This is our second article focusing on the correlation between sugar and headaches. In our first post – Reduce the Sugar, Reduce the Headaches – we discussed ways to cut out the sugar from your diet and reduce the risk of migraine headaches. But how much sugar should you consuming as part of a balanced diet?
Determining how much sugar is safe in your daily diet is contingent upon understanding two things: what natural sugar is and what added sugar is. Also, if you’re diabetic, your daily sugar intake restriction is different than a non-diabetic. Either way, too much sugar is not is not a good thing, period, and you should make sure you are staying within the limits of a healthy daily sugar intake.
Natural sugar occurs in almost everything we eat because our bodies use sugar to fuel our brains, muscles and maintain healthy cell function. People without sugar-related health issues normally need not worry about natural sugar. It’s when we go overboard and overdose on foods with added sugar that sugar intake becomes unhealthy.
So, how much daily-added sugar should you actually eat? According to the American Heart Association, women should only eat 6 tsp. of added sugar and men should only eat 9 tsp. In grams, women should only eat 24 grams of added sugar (96 total calories from sugar), and men should only eat 36 grams (144 total calories from sugar).
If you are diabetic, the American Diabetes Association recommends monitoring your daily sugar and carbohydrate intake together, as the two go hand in hand. Your safe daily sugar intake might be different and must be determined by your doctor, as blood glucose levels need to be monitored and kept under control.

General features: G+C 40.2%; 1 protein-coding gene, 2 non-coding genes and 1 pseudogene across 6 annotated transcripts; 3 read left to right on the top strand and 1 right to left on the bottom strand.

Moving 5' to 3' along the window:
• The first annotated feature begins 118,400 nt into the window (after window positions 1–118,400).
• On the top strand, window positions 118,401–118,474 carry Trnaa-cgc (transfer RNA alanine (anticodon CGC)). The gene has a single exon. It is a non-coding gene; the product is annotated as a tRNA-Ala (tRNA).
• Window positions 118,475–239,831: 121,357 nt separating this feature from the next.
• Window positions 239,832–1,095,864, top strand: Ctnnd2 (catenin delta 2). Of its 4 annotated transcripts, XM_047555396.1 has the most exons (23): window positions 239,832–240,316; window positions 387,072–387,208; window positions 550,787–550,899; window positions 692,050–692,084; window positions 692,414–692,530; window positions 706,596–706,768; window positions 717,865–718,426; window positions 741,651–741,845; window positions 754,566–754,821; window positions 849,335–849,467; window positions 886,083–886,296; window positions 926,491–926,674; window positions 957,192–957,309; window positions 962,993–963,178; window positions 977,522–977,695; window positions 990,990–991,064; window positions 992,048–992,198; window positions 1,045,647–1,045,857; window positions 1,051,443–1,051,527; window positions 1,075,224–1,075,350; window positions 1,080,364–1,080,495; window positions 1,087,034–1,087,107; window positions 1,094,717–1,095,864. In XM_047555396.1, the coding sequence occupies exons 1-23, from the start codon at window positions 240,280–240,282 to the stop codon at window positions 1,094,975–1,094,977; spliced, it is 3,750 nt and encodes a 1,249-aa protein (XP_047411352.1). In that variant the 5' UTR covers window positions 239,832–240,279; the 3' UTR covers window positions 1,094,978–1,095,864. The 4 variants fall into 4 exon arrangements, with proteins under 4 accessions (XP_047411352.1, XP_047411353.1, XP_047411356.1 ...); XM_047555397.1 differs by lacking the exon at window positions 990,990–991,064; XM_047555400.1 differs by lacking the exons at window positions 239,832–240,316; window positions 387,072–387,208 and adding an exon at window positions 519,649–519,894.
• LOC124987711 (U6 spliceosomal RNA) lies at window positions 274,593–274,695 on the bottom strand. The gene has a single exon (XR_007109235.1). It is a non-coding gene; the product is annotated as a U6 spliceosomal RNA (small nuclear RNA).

How Much is Too Much?
You might be thinking, “Okay, no big deal. I only throw some sugar on top of my morning cereal and add a teaspoon to my coffee.” Depending on what else you eat and drink during the day, added sugar might be a very big deal, as the grams add up faster than you think. That can of coke you have with your lunch contains 39 grams of sugar. Think you’re being healthy by drinking a sports drink instead? The University of Washington reports that there are 14 grams of sugar in one cup of Gatorade. Most bottles sold are 12 oz. to 32 oz., and if you’re drinking the whole bottle, you may be consuming anywhere from 21 grams to 56 grams of sugar, respectively. Oh, and that Snickers bar in the afternoon has 30 grams of sugar – you’ve pretty much blown your daily intake right there.
What Can I Do?
Avoid eating unsafe levels of sugar in your daily diet by avoiding the foods that contain them. Think natural, raw, whole and organic. Drink water instead of the soda, don’t add sugar to your coffee and tea, and eat almonds instead of a candy bar for your afternoon snack. In the long run, you’ll have more sustained energy, which is what you’re looking for, correct?
Become a label reader. Know what you are putting into your body. Food labels contain both natural and added sugar in the total calculated grams, so keep this in mind as you are doing the math. If the ingredients listed on the food label include any type of sugar, corn sweetener or syrup, anything ending in “ose” (i.e., fructose, glucose, lactose), high-fructose corn syrup, or honey or molasses, sugar has been added to this food product. If the label does not mention any type of sugar in the ingredients, the grams of sugar listed under the nutritional information are natural sugars and, unless you have sugar-related health concerns, you do not need to count them.
Finally, keep track of your daily sugar intake, even if it’s just for a couple of days. You might be surprised at how much added sugar you are actually eating and drinking. On the other hand, you might also be pleasantly surprised at how healthy this portion of your diet is. Either way, women shouldn’t add more than 24 grams of sugar to their diet and men, no more than 36 grams.